In a previous post I recounted nine things Jesus said or did that should influence the way Christians approach politics. Jesus never tried to gain power in the political system of his day. But, it has been argued that in almost every instance that the Bible references the Christian’s relationship with government, the governments were emperors or kings. Governments in that day didn’t allow for the public to participate in the same way they do today. Caesar and Pilate weren’t elected by popular vote.
We, however, live in a democracy where our government allows and encourages the public to be involved in the political process. Suddenly the governments are not “thems”, but rather the governments are “us” (or so it is argued). Does the Christians relationship to government and politics change in a democracy? Do modern Christians now have a responsibility to try to change society using political methods?
First of all it is not true that in democratic or any other kind of government that the people are themselves the rulers. They choose the rulers, among a select few individuals who have been given the opportunity to run for office. Once elected, these individuals tend to rule for their own selfish good and glory the same way other rulers in other forms of government rule.
Our Citizenship is in a Foreign County
Christians must remember that we are citizens of a foreign country. “For our citizenship is in heaven“, wrote Paul (Phil. 3.20). We are “foreigners” and “exiles” in our own country (1 Pet. 2.11). Does this basic relationship towards earthly governments change depending on the type of government we happen to be under?
Consider Paul’s words to Timothy:
“No soldier in active service entangles himself in the affairs of everyday life, so that he may please the one who enlisted him as a soldier.” – 2 Timothy 2.4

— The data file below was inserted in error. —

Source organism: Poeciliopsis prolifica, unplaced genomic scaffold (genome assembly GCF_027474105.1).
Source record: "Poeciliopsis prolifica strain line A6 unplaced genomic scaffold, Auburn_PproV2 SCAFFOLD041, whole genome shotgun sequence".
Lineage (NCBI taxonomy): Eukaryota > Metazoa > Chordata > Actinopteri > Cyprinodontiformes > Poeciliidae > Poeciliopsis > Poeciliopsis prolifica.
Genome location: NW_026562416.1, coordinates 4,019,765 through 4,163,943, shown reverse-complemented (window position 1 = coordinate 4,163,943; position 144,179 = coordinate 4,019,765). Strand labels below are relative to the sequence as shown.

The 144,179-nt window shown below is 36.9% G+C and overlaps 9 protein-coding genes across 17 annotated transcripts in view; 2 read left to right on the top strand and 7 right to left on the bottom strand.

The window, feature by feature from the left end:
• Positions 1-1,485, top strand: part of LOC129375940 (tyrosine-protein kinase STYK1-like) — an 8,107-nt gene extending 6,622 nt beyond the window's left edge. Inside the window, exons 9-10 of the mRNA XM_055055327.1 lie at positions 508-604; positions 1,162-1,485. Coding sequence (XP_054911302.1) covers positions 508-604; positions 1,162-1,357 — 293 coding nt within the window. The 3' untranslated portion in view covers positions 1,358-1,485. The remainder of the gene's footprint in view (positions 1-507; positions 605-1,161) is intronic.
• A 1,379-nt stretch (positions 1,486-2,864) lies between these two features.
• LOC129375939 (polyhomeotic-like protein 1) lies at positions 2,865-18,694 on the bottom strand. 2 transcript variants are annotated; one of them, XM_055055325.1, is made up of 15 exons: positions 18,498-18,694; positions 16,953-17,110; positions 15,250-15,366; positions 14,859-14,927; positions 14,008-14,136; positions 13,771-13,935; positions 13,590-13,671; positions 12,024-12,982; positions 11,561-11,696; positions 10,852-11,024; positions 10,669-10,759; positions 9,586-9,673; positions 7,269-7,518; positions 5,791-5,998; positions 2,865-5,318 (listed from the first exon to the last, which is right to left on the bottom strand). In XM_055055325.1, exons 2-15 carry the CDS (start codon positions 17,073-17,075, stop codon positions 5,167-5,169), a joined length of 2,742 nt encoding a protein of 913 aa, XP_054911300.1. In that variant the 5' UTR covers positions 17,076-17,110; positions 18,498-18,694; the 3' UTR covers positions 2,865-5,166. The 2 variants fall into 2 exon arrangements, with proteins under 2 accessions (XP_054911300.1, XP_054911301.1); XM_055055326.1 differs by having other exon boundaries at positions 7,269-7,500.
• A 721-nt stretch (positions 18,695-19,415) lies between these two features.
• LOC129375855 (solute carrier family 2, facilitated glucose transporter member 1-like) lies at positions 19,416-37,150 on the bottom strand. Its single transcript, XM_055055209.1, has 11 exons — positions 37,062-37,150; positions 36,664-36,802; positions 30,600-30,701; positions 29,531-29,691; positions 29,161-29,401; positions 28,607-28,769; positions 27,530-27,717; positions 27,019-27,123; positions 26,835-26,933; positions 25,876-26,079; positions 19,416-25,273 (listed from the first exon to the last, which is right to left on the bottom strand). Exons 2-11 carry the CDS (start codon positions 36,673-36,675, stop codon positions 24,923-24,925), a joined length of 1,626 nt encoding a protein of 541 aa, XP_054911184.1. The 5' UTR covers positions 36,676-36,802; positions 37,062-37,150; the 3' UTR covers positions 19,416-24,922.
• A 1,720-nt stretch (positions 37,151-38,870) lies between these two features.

Our commitment to be a soldier of the cross doesn’t change based on the form of government we are under. As a soldier, we must not be distracted from our mission.
Jesus emphasized the contrast between the pagan path of greatness and the Christian path to greatness:
“You know that the rulers of the Gentiles lord it over them, and their great men exercise authority over them. It is not this way among you, but whoever wishes to become great among you shall be your servant.” – Matthew 20.25-26
The disciples of Jesus should abstain from the pagan desire to rule over others. This key distinction doesn’t change when the form of government changes.
Even if Christians themselves were the rulers, this raises another difficult challenge: How can a Christian fulfill the responsibilities of government and the responsibilities as a Christian at the same time?
Governments are to avenge evildoers (Rom. 13.4), yet Christians are forbidden from avenging themselves (Rom. 12.19). Governments carry out God’s wrath on evildoers (Rom. 13.4), yet Christians are to leave it to God’s wrath (Rom. 12.18). Governments do not bear the sword in vain (Rom. 13.4), yet Christians are to feed their enemies (Rom. 12.20-21). Romans 12-13 only makes sense if it is understood that Christians are a separate entity, with separate responsibilities from the governmental authorities. If, in a democracy, Christians become one in the same with the government, Romans 12-13 must be seen to be commanding contradictory responsibilities at the same time.